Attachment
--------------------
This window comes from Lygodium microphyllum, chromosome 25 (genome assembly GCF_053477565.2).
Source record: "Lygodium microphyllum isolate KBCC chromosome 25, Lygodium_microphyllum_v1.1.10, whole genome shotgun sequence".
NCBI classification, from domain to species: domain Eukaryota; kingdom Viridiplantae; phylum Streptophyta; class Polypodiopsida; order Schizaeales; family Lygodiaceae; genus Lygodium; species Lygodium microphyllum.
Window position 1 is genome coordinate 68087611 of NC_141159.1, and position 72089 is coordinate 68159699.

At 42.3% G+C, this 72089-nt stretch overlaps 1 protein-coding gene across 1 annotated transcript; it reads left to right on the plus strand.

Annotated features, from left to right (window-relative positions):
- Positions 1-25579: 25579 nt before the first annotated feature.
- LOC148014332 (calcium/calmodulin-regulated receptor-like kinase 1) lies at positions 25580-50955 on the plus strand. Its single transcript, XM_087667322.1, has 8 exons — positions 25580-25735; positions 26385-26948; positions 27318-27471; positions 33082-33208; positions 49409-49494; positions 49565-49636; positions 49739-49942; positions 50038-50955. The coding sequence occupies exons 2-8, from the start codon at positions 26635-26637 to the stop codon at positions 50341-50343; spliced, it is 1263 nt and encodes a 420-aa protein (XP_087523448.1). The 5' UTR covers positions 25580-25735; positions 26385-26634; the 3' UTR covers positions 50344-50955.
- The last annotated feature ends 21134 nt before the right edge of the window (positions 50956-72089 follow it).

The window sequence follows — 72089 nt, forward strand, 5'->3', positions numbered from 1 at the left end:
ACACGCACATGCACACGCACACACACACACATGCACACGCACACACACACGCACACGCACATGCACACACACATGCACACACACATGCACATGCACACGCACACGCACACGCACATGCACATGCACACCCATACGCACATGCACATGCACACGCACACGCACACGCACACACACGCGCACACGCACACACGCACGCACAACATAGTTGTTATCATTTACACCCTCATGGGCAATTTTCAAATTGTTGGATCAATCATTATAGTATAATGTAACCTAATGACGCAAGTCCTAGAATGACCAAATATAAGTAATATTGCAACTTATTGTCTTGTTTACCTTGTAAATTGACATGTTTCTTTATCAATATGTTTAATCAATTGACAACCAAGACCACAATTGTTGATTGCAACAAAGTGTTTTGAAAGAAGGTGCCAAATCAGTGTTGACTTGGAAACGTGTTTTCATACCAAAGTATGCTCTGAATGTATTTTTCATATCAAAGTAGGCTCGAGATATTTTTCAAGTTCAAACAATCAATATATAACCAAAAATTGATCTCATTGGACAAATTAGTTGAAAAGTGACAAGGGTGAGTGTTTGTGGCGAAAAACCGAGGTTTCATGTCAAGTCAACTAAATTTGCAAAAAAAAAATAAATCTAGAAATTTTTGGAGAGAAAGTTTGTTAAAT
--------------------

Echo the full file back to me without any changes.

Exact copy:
This window comes from Lygodium microphyllum, chromosome 25 (genome assembly GCF_053477565.2).
Source record: "Lygodium microphyllum isolate KBCC chromosome 25, Lygodium_microphyllum_v1.1.10, whole genome shotgun sequence".
NCBI classification, from domain to species: domain Eukaryota; kingdom Viridiplantae; phylum Streptophyta; class Polypodiopsida; order Schizaeales; family Lygodiaceae; genus Lygodium; species Lygodium microphyllum.
Window position 1 is genome coordinate 68087611 of NC_141159.1, and position 72089 is coordinate 68159699.

At 42.3% G+C, this 72089-nt stretch overlaps 1 protein-coding gene across 1 annotated transcript; it reads left to right on the plus strand.

Annotated features, from left to right (window-relative positions):
- Positions 1-25579: 25579 nt before the first annotated feature.
- LOC148014332 (calcium/calmodulin-regulated receptor-like kinase 1) lies at positions 25580-50955 on the plus strand. Its single transcript, XM_087667322.1, has 8 exons — positions 25580-25735; positions 26385-26948; positions 27318-27471; positions 33082-33208; positions 49409-49494; positions 49565-49636; positions 49739-49942; positions 50038-50955. The coding sequence occupies exons 2-8, from the start codon at positions 26635-26637 to the stop codon at positions 50341-50343; spliced, it is 1263 nt and encodes a 420-aa protein (XP_087523448.1). The 5' UTR covers positions 25580-25735; positions 26385-26634; the 3' UTR covers positions 50344-50955.
- The last annotated feature ends 21134 nt before the right edge of the window (positions 50956-72089 follow it).

The window sequence follows — 72089 nt, forward strand, 5'->3', positions numbered from 1 at the left end:
ACACGCACATGCACACGCACACACACACACATGCACACGCACACACACACGCACACGCACATGCACACACACATGCACACACACATGCACATGCACACGCACACGCACACGCACATGCACATGCACACCCATACGCACATGCACATGCACACGCACACGCACACGCACACACACGCGCACACGCACACACGCACGCACAACATAGTTGTTATCATTTACACCCTCATGGGCAATTTTCAAATTGTTGGATCAATCATTATAGTATAATGTAACCTAATGACGCAAGTCCTAGAATGACCAAATATAAGTAATATTGCAACTTATTGTCTTGTTTACCTTGTAAATTGACATGTTTCTTTATCAATATGTTTAATCAATTGACAACCAAGACCACAATTGTTGATTGCAACAAAGTGTTTTGAAAGAAGGTGCCAAATCAGTGTTGACTTGGAAACGTGTTTTCATACCAAAGTATGCTCTGAATGTATTTTTCATATCAAAGTAGGCTCGAGATATTTTTCAAGTTCAAACAATCAATATATAACCAAAAATTGATCTCATTGGACAAATTAGTTGAAAAGTGACAAGGGTGAGTGTTTGTGGCGAAAAACCGAGGTTTCATGTCAAGTCAACTAAATTTGCAAAAAAAAAATAAATCTAGAAATTTTTGGAGAGAAAGTTTGTTAAAT